Monk's Hood: The Cadfael Chronicles III : Brother Cadfael (Thorndike Press Large Print Buckinghams) Paperback – 1 Jan 1998
|New from||Used from|
|Paperback, 1 Jan 1998||
Customers Who Bought This Item Also Bought
Enter your mobile number below and we'll send you a link to download the free Kindle App. Then you can start reading Kindle books on your smartphone, tablet, or computer - no Kindle device required.
Getting the download link through email is temporarily not available. Please check back later.
To get the free app, enter your mobile phone number.
A more attractive and preposessing detective would be hard to find -Sunday Times --This text refers to an out of print or unavailable edition of this title.
Past misdeeds find present and deadly reckonings in the third chronicle of Brother Cadfael, Ellis Peters' marvellously created medieval detective. --This text refers to an alternate Paperback edition.See all Product Description
What Other Items Do Customers Buy After Viewing This Item?
Top Customer Reviews
Monk's-hood is a poison, otherwise known as wolfsbane, which hints at the type of murder involved in this instalment. Without giving too much of the plot away, circumstances point to the murderer being a fourteen-year-old boy, but Cadfael considers that, "A hot-tempered, proud, affronted boy seemed to him a possible suspect had Bonel [the victim] been struck down with a fist or even dagger, but a very unlikely poisoner"; a poisoner's temperament is "secret, dark and bitter."
This Cadfael tale also has interesting complications arising when English and Welsh law meet over the question of inheritance.
As usual, Ellis Peters guides the narrative well in a good naturalistic style and natural justice runs its course at the end.
When writing under her Ellis Peters name, Pargeter always weaves a beautifully beguiling and very believable medieval tapestry, in this instance centred around a poisoning. If you know the world of Cadfael - this was actually the third story in the series (but I came to it at random) - certain already familiar characters return, such as his chum, the affable deputy-sheriff Hugh Beringar, and the serenely self-satisfied prior Robert and his lackey Jerome. Between them Peters' characters present all the facets of human nature, admittedly perhaps in simplified form, but nevertheless in a satisfying manner.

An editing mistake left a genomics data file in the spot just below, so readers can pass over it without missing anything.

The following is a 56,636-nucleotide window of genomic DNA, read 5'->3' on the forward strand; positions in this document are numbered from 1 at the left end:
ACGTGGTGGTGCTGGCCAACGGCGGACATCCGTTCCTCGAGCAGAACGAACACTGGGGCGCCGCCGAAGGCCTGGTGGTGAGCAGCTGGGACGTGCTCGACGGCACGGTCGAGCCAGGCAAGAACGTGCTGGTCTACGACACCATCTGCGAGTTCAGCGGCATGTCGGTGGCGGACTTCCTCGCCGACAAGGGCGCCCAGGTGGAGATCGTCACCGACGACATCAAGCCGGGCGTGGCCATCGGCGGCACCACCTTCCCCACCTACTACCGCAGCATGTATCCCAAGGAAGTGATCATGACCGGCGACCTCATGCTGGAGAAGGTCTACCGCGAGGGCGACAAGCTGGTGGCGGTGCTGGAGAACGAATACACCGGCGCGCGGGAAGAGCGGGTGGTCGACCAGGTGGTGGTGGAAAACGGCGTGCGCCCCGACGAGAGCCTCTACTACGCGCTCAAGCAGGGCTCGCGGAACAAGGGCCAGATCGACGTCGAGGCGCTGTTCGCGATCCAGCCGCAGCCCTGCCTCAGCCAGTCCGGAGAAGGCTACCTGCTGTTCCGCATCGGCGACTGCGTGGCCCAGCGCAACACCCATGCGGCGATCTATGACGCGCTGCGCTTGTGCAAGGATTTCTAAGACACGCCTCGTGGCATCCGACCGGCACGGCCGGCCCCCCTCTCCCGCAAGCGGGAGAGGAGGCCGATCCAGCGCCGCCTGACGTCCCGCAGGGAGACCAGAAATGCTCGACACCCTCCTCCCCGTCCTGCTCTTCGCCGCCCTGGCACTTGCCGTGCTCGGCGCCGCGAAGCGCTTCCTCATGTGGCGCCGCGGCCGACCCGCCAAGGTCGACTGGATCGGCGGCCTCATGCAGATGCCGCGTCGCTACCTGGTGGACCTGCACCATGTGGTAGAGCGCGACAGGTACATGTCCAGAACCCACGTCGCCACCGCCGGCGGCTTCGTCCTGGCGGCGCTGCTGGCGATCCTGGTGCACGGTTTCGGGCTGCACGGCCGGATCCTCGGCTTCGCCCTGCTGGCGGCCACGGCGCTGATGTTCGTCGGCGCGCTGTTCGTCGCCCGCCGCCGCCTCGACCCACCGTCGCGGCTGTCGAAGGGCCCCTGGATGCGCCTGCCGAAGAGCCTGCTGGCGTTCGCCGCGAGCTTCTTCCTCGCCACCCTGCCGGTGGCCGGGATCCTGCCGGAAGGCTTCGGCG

The story-line is, as ever, expertly wrought, and the pacing, the detail and atmosphere characteristically plausible. My pleasure reading these books has been such as to lead my wife and I to explore Shrewsbury. It was fun. But in terms of effort and expense the Cadfael books are a more cost-effective pleasure! Cadfael himself is a great creation (as, come to think of it, is Ellis Peters!), and in this superb story he gets to exercise all his usual admirable qualities. His dignity and humanity, wit and forbearance, clarity and generosity, always ensure a good outcome, and, in my experience, often a very moving one.Read more ›
The story is well written - as usual - and is well paced. Well worth reading!
As ever, the novel delights - the humour, there in the first book, less so in the second, now more in evidence. Admittedly readers on this occasion may be ahead of Cadfael in identifying the killer but are far less likely to anticipate what happens after guilt is proved.
A particular strength is the characterization. Edwin and kindred spirit Edwy are fun. Cadfael himself is shown in a new light - unexpectedly faced with his great love of forty two years earlier. Especially appealing is his young assistant Brother Mark - gawky and shy when with others but blossoming under Cadfael's guidance, now a chatty source of interesting gossip and with a crucial part to play. Aloof Prior Robert, so cold and demanding, proves a formidable presence - aided and abetted by odious talebearing sycophant Brother Jerome. Even minor characters come over strongly - as when in Wales for the novel's dramatic climax.
Ellis Peters is adept at tying up loose ends. When we think she has finished, there is still one to come. Savour most slowly the return of Heribert - all apprehensively assembled to greet him, Robert and Jerome scarcely able to conceal their excitement....
Another immensely satisfying read, the book eventually closed with a contented sigh.
Most Recent Customer Reviews
Have already read all of this series, have the DVD collection too. Now reading again. Excellent readsPublished 5 months ago by Amazon Customer
Read the series in hardback - re bought fr kindle and is still one of the best books in the series.Published 7 months ago by Chris MacLeod